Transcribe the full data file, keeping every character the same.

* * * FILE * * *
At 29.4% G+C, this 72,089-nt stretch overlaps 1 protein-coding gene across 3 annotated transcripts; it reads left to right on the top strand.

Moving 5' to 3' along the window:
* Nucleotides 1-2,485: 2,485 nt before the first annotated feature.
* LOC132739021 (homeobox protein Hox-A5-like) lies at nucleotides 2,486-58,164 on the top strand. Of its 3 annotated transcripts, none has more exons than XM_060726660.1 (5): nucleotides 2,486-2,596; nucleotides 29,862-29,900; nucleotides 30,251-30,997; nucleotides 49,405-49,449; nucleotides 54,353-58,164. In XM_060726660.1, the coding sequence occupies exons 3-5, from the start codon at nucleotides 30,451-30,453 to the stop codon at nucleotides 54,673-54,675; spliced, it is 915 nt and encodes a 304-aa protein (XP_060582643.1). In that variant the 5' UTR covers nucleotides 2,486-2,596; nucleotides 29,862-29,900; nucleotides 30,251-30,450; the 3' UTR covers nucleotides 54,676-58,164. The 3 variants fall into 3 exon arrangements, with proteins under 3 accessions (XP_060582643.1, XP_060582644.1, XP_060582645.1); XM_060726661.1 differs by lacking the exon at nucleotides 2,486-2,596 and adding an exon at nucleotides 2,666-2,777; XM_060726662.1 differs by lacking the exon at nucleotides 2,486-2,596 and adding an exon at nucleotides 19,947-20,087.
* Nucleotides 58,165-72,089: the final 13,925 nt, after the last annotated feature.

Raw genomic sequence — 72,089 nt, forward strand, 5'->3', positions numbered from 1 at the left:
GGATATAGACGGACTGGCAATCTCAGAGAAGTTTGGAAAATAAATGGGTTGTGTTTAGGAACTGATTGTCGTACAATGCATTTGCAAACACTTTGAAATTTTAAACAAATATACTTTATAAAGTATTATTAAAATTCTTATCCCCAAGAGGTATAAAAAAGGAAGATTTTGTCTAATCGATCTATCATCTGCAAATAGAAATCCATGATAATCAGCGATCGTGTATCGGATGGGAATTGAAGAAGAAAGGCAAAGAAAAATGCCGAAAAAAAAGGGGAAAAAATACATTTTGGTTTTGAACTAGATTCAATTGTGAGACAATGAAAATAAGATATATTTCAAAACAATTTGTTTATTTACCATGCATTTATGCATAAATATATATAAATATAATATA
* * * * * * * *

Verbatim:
At 29.4% G+C, this 72,089-nt stretch overlaps 1 protein-coding gene across 3 annotated transcripts; it reads left to right on the top strand.

Moving 5' to 3' along the window:
* Nucleotides 1-2,485: 2,485 nt before the first annotated feature.
* LOC132739021 (homeobox protein Hox-A5-like) lies at nucleotides 2,486-58,164 on the top strand. Of its 3 annotated transcripts, none has more exons than XM_060726660.1 (5): nucleotides 2,486-2,596; nucleotides 29,862-29,900; nucleotides 30,251-30,997; nucleotides 49,405-49,449; nucleotides 54,353-58,164. In XM_060726660.1, the coding sequence occupies exons 3-5, from the start codon at nucleotides 30,451-30,453 to the stop codon at nucleotides 54,673-54,675; spliced, it is 915 nt and encodes a 304-aa protein (XP_060582643.1). In that variant the 5' UTR covers nucleotides 2,486-2,596; nucleotides 29,862-29,900; nucleotides 30,251-30,450; the 3' UTR covers nucleotides 54,676-58,164. The 3 variants fall into 3 exon arrangements, with proteins under 3 accessions (XP_060582643.1, XP_060582644.1, XP_060582645.1); XM_060726661.1 differs by lacking the exon at nucleotides 2,486-2,596 and adding an exon at nucleotides 2,666-2,777; XM_060726662.1 differs by lacking the exon at nucleotides 2,486-2,596 and adding an exon at nucleotides 19,947-20,087.
* Nucleotides 58,165-72,089: the final 13,925 nt, after the last annotated feature.

Raw genomic sequence — 72,089 nt, forward strand, 5'->3', positions numbered from 1 at the left:
GGATATAGACGGACTGGCAATCTCAGAGAAGTTTGGAAAATAAATGGGTTGTGTTTAGGAACTGATTGTCGTACAATGCATTTGCAAACACTTTGAAATTTTAAACAAATATACTTTATAAAGTATTATTAAAATTCTTATCCCCAAGAGGTATAAAAAAGGAAGATTTTGTCTAATCGATCTATCATCTGCAAATAGAAATCCATGATAATCAGCGATCGTGTATCGGATGGGAATTGAAGAAGAAAGGCAAAGAAAAATGCCGAAAAAAAAGGGGAAAAAATACATTTTGGTTTTGAACTAGATTCAATTGTGAGACAATGAAAATAAGATATATTTCAAAACAATTTGTTTATTTACCATGCATTTATGCATAAATATATATAAATATAATATA